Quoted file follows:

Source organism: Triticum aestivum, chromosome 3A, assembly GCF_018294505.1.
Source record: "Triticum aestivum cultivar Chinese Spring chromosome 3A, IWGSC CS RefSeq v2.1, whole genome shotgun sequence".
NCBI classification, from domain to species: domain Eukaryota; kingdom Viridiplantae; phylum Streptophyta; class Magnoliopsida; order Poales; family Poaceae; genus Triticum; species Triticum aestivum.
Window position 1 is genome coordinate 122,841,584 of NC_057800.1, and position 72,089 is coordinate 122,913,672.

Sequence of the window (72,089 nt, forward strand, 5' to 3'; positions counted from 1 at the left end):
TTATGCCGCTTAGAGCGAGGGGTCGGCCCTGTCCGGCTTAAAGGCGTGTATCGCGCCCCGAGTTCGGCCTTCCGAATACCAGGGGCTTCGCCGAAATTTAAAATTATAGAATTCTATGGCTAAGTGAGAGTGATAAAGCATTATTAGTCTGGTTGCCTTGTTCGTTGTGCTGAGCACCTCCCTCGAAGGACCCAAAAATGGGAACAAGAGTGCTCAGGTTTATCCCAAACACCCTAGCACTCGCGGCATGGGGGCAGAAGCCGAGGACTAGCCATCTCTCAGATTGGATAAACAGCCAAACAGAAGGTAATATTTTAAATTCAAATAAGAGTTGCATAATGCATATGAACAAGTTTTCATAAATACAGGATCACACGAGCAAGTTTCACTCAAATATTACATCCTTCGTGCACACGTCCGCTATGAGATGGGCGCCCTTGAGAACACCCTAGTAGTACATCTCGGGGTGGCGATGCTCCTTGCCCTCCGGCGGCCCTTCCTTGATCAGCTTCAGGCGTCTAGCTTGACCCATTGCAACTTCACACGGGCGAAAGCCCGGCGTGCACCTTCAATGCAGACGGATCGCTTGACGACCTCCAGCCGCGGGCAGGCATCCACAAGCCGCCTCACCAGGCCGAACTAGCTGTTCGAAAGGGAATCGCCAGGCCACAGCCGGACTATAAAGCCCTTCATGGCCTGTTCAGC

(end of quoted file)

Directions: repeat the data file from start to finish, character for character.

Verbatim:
Source organism: Triticum aestivum, chromosome 3A, assembly GCF_018294505.1.
Source record: "Triticum aestivum cultivar Chinese Spring chromosome 3A, IWGSC CS RefSeq v2.1, whole genome shotgun sequence".
NCBI classification, from domain to species: domain Eukaryota; kingdom Viridiplantae; phylum Streptophyta; class Magnoliopsida; order Poales; family Poaceae; genus Triticum; species Triticum aestivum.
Window position 1 is genome coordinate 122,841,584 of NC_057800.1, and position 72,089 is coordinate 122,913,672.

Sequence of the window (72,089 nt, forward strand, 5' to 3'; positions counted from 1 at the left end):
TTATGCCGCTTAGAGCGAGGGGTCGGCCCTGTCCGGCTTAAAGGCGTGTATCGCGCCCCGAGTTCGGCCTTCCGAATACCAGGGGCTTCGCCGAAATTTAAAATTATAGAATTCTATGGCTAAGTGAGAGTGATAAAGCATTATTAGTCTGGTTGCCTTGTTCGTTGTGCTGAGCACCTCCCTCGAAGGACCCAAAAATGGGAACAAGAGTGCTCAGGTTTATCCCAAACACCCTAGCACTCGCGGCATGGGGGCAGAAGCCGAGGACTAGCCATCTCTCAGATTGGATAAACAGCCAAACAGAAGGTAATATTTTAAATTCAAATAAGAGTTGCATAATGCATATGAACAAGTTTTCATAAATACAGGATCACACGAGCAAGTTTCACTCAAATATTACATCCTTCGTGCACACGTCCGCTATGAGATGGGCGCCCTTGAGAACACCCTAGTAGTACATCTCGGGGTGGCGATGCTCCTTGCCCTCCGGCGGCCCTTCCTTGATCAGCTTCAGGCGTCTAGCTTGACCCATTGCAACTTCACACGGGCGAAAGCCCGGCGTGCACCTTCAATGCAGACGGATCGCTTGACGACCTCCAGCCGCGGGCAGGCATCCACAAGCCGCCTCACCAGGCCGAACTAGCTGTTCGAAAGGGAATCGCCAGGCCACAGCCGGACTATAAAGCCCTTCATGGCCTGTTCAGC